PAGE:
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It's that time of year when family and friend like to gather around a fire pit or make a bonfire, here are some safety tips from Smokey the Bear on preparing for your warm toasty fire.
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Each year, Fire & Rescue Crews respond to fires that are caused by improper disposal of hot coals or ashes from fireplaces, wood stoves, pellet stoves, grills or mobile fireplaces designed for use on decks or patios.
The fact is that coals and ashes from fires can remain hot enough to start a fire for many days after you think the fire is out. The exact amount of time for complete extinguishment and cooling depends on many factors such as how hot the fire was, what was burning, how much unburned fuel remains, etc.
To be safe, simply treat all ashes and coals as hot, even when you think they had time enough to cool.
To properly dispose of ashes or coals we recommend the following:
If possible, allow ashes and coals to cool in the area where you had the fire for several days. These devices are designed to contain their heat safely.
When it is time to dispose of the ashes, transfer them to a metal container and wet them down.
Keep the metal container outside your home and away from any combustibles until the refuse is hauled away.
DO NOT place any other combustibles in the metal container.
DO NOT use a combustible container.
More Fireplace Safety Tips
Have your chimney inspected annually, and cleaned as necessary, by a professional chimney sweep to ensure it is clear of obstructions and creosote.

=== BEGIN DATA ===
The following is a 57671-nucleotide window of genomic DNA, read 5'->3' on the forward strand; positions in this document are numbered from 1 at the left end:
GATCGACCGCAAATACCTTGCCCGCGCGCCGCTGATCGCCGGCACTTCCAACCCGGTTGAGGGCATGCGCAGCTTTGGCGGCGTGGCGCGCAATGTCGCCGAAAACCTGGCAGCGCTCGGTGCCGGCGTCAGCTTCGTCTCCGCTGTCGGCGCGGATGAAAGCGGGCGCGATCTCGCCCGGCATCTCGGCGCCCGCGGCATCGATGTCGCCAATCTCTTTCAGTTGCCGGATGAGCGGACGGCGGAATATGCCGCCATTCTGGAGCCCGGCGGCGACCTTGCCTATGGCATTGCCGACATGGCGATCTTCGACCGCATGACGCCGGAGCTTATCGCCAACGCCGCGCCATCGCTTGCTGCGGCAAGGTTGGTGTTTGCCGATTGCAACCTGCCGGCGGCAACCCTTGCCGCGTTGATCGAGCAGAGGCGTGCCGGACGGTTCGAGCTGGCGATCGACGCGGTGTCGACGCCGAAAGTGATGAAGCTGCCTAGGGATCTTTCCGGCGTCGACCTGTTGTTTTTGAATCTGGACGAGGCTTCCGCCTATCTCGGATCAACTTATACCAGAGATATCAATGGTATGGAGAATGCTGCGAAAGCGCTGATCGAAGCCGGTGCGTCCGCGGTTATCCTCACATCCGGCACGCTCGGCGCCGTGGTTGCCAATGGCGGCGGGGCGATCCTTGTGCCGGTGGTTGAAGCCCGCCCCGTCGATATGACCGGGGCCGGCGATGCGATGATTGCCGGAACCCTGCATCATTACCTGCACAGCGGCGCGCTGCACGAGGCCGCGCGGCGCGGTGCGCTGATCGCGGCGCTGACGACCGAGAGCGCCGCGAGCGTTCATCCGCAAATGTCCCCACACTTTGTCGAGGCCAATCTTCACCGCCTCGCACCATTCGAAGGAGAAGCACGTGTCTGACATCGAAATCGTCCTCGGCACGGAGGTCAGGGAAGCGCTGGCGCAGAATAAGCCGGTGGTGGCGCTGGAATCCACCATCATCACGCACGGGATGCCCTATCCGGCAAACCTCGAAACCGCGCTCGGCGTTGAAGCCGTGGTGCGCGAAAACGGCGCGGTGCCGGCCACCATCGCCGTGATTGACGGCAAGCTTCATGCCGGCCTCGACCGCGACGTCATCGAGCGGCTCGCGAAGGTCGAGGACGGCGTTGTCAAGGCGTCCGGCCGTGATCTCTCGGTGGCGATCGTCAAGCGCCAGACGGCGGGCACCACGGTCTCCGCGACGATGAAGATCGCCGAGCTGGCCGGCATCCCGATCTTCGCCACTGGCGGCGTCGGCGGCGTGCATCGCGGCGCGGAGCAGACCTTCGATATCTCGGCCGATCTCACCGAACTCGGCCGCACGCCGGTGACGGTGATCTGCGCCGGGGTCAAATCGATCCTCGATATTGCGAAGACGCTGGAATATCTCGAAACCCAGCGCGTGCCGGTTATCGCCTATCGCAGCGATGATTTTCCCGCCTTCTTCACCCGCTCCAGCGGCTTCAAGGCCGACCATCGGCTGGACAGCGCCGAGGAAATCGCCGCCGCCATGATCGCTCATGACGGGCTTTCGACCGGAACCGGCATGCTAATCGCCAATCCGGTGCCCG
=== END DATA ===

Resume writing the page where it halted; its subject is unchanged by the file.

Repair any cracks in your chimney and fireplace.
Use fireplace screens to keep sparks and fire debris inside the fireplace.
Do not use an accelerant to start a fire.
Ensure the fire is completely out before going to bed or leaving the house.
Make sure the area around the fireplace is clear of all combustibles (Three feet away is a good rule).
Keep all children and pets a safe distance from fireplaces.
Install both smoke and carbon monoxide alarms.
Keep a fire extinguisher on hand.
Observe all safety precautions when using outdoor fireplaces they can be just as dangerous as indoor units
OUR MISSION STATEMENT:
"To save lives and protect the property of all residents and visitors to the Crown King area, whenever and wherever the need arises."
Here is a list of holiday fire safety tips from NFPA and FEMA's U.S. Fire Administration:
1) When choosing a tree, look for one that is fresh and has green needles that don't fall out. Brownish needles mean the tree is dried out and more prone to catch fire.
2) Water your tree daily to prevent it from drying out.
3) Check the manufacturer's labels to ensure you use only lights and decorations that are flame-retardant. Look for a nationally recognized testing laboratory, such as Underwriters Laboratories, Intertek or the Canadian Standards Association, according to the Consumer Product Safety Commission.
4) Check holiday lights for frayed wires or excessive wear.
5) Don't connect more than three strands of mini-string sets and a maximum of 50 bulbs for screw-in bulbs.
6) Keep your tree at least 3 feet away from any heat source, such as a fireplace, radiator, candles or lights.
7) Make sure your tree is not blocking an exit. In case there is a fire, you want a way to get out.
8) Always turn off lights on a tree before going to bed or leaving your home.
9) Get rid of a tree when its needles start dropping. It means the tree is drying out.
10) Check that your smoke alarm is working properly.
Have A Safe And Happy Holiday